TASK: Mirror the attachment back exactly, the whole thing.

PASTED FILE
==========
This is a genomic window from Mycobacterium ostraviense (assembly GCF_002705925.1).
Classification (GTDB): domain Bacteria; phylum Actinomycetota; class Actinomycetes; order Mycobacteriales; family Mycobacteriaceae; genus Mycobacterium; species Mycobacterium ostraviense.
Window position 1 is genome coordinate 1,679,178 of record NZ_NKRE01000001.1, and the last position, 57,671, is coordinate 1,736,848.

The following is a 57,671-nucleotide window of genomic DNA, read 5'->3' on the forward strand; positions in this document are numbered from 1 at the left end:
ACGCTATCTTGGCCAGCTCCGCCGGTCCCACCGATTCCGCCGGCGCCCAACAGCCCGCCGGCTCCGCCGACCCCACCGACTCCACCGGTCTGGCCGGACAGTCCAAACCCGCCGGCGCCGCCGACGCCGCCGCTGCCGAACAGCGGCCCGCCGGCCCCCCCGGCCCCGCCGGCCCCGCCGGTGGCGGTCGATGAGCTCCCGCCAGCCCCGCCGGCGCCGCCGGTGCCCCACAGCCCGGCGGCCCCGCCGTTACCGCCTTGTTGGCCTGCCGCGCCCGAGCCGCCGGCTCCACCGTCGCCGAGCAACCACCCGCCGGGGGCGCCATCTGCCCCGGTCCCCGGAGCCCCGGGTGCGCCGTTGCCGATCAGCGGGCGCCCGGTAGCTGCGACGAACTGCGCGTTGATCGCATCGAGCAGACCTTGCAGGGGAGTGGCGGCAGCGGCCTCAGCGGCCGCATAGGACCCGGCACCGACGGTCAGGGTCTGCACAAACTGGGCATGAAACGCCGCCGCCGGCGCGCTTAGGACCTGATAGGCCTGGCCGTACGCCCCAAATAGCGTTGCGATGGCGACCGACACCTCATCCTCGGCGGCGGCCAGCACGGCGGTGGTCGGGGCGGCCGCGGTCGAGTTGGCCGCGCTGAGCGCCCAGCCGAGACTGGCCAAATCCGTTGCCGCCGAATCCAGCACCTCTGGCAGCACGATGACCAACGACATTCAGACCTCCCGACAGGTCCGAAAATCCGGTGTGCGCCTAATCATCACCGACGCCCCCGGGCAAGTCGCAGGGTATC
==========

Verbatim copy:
This is a genomic window from Mycobacterium ostraviense (assembly GCF_002705925.1).
Classification (GTDB): domain Bacteria; phylum Actinomycetota; class Actinomycetes; order Mycobacteriales; family Mycobacteriaceae; genus Mycobacterium; species Mycobacterium ostraviense.
Window position 1 is genome coordinate 1,679,178 of record NZ_NKRE01000001.1, and the last position, 57,671, is coordinate 1,736,848.

The following is a 57,671-nucleotide window of genomic DNA, read 5'->3' on the forward strand; positions in this document are numbered from 1 at the left end:
ACGCTATCTTGGCCAGCTCCGCCGGTCCCACCGATTCCGCCGGCGCCCAACAGCCCGCCGGCTCCGCCGACCCCACCGACTCCACCGGTCTGGCCGGACAGTCCAAACCCGCCGGCGCCGCCGACGCCGCCGCTGCCGAACAGCGGCCCGCCGGCCCCCCCGGCCCCGCCGGCCCCGCCGGTGGCGGTCGATGAGCTCCCGCCAGCCCCGCCGGCGCCGCCGGTGCCCCACAGCCCGGCGGCCCCGCCGTTACCGCCTTGTTGGCCTGCCGCGCCCGAGCCGCCGGCTCCACCGTCGCCGAGCAACCACCCGCCGGGGGCGCCATCTGCCCCGGTCCCCGGAGCCCCGGGTGCGCCGTTGCCGATCAGCGGGCGCCCGGTAGCTGCGACGAACTGCGCGTTGATCGCATCGAGCAGACCTTGCAGGGGAGTGGCGGCAGCGGCCTCAGCGGCCGCATAGGACCCGGCACCGACGGTCAGGGTCTGCACAAACTGGGCATGAAACGCCGCCGCCGGCGCGCTTAGGACCTGATAGGCCTGGCCGTACGCCCCAAATAGCGTTGCGATGGCGACCGACACCTCATCCTCGGCGGCGGCCAGCACGGCGGTGGTCGGGGCGGCCGCGGTCGAGTTGGCCGCGCTGAGCGCCCAGCCGAGACTGGCCAAATCCGTTGCCGCCGAATCCAGCACCTCTGGCAGCACGATGACCAACGACATTCAGACCTCCCGACAGGTCCGAAAATCCGGTGTGCGCCTAATCATCACCGACGCCCCCGGGCAAGTCGCAGGGTATC